Researchers at UC San Diego, UC Irvine and Columbia University have received a $3.6 million Department of Energy (DOE) grant to develop new machine learning methods to understand climate data and predict its ramifications on a warming world.
“We want to understand what is driving extreme heat in Houston or blizzards in Boston,” says CSE Assistant Professor Rose Yu, principal investigator on the project. “Climate studies often focus on short-range correlations, like the atmospheric dynamics near Texas that drive extreme heat. But what about the long-range pieces, like phenomena in the middle of the Pacific that change climate dynamics worldwide?”
Big, Big Data
The project, which includes CSE Assistant Professor Yian Ma, in the Halıcıoğlu Data Science Institute, and CSE Professor Lawrence Saul, will advance machine learning approaches to better handle the many large datasets that contribute to the overall climate picture.
“We want to combine simulation and observational data,” said Yu. “Traditionally in climate science, people develop simulation models but the process is very slow and has limited resolution – about a 100 to 150 square kilometer range. That's just not enough to understand the hidden drivers that lead to major events, such as extreme heat or hurricanes.”
The group will incorporate data from satellite images data, climate stations, ocean-deployed sensors and other sources. Each of these contribute enormous amounts of data, so the team will have to devise new ways to trim that down for analysis.
Yu and colleagues will develop a machine learning framework, based on latent variable models, which creates mathematical models to infer information from unobservable events. Using this approach, they intend to map super-complex information from climate models and observational data to create simpler forms that can be more readily interpreted.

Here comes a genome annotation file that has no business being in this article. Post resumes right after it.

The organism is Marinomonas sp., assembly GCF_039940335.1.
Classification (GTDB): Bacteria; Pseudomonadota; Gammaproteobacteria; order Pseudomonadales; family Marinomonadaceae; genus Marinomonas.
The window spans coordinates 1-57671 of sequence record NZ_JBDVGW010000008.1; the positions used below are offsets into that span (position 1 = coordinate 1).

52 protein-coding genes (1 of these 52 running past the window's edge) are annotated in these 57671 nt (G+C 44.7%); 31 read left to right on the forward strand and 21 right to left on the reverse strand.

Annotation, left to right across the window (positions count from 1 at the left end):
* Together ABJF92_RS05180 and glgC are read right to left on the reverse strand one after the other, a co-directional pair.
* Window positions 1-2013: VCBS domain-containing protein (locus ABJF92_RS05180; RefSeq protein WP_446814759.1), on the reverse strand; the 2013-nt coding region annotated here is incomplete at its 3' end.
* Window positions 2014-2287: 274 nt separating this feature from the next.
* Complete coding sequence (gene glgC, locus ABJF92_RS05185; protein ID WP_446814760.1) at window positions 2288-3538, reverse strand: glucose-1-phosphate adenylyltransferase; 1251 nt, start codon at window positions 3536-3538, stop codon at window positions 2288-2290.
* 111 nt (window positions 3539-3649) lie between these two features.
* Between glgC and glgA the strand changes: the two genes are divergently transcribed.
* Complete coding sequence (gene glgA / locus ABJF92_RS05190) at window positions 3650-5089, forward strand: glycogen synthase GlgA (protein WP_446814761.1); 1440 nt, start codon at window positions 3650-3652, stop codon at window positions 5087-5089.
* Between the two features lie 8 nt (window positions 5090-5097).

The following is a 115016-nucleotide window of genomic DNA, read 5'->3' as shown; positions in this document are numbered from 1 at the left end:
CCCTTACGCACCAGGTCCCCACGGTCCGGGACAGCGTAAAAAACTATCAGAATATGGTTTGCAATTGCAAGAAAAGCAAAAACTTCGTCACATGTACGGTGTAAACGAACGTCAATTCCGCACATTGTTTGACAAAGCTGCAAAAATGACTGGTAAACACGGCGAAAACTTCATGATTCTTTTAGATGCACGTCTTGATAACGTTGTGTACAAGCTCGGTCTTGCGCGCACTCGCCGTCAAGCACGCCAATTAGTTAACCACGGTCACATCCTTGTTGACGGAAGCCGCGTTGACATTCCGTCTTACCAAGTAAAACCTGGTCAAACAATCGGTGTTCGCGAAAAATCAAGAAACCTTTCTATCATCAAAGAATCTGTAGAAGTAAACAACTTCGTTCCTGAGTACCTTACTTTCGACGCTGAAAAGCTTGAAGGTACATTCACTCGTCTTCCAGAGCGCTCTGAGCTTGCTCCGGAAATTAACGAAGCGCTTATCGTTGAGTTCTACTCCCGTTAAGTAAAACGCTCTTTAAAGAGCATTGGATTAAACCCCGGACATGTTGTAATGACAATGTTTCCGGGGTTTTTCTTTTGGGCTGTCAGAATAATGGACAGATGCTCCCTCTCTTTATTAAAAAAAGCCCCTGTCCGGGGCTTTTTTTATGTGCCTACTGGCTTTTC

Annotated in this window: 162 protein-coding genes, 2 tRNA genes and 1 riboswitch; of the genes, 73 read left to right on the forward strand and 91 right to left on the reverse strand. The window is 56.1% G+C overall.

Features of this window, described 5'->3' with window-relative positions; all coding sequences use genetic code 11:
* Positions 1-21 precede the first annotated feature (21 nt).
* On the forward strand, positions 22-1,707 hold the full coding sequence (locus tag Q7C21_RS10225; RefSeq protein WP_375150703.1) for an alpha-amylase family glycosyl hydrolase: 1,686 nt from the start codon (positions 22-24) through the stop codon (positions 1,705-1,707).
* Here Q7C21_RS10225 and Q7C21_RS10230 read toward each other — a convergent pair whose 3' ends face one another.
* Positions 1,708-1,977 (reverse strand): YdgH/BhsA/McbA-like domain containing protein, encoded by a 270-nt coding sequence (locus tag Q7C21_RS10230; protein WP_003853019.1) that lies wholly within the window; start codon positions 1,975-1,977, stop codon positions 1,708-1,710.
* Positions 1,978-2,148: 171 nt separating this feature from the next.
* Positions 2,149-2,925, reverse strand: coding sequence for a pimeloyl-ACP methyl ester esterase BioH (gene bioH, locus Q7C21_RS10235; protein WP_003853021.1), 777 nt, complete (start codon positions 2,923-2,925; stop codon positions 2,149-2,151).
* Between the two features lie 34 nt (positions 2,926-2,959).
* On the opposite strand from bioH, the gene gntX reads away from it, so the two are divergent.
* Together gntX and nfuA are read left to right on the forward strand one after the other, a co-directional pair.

Ironically, the datasets are both large and small: Overall climate information is massive, but extreme climate events can be quite rare. One of the many challenges the group will face is teaching the algorithm, even when data points are unavoidably sparse and unbalanced.
The Physical World
Yu notes the group will have to customize existing algorithms to make them more science-focused. Specifically, the team will embed principles from physics and other disciplines to better define data parameters.
“Climate science is driven by physical principles,” said Yu. “If we just use an off-the-shelf machine learning model, it's predictions may not adhere to physical laws. Such models would not make any sense to our end users, which are climate scientists.”
While challenging, incorporating physics in machine learning will improve predictions by adding explicit constraints. For example, there’s no chance the temperature will hit 200 degrees Fahrenheit. The hybrid model will also account for the constant uncertainty in climate data – it’s not a single temperature but rather a temperature range.
The seven investigators on the grant bring a wide range of expertise to solve these and other problems and better capture the nuances associated with climate change. They hope their results will inform better policy. In addition, the methods they develop could provide other, ongoing benefits to the broader science community.
“I'm really excited because we can potentially demonstrate the huge impact of AI to improve our fundamental understanding and accelerate scientific discoveries.,” said Yu. “We need advanced machine learning technologies, and these can have a broader impact on many fields beyond climate science.”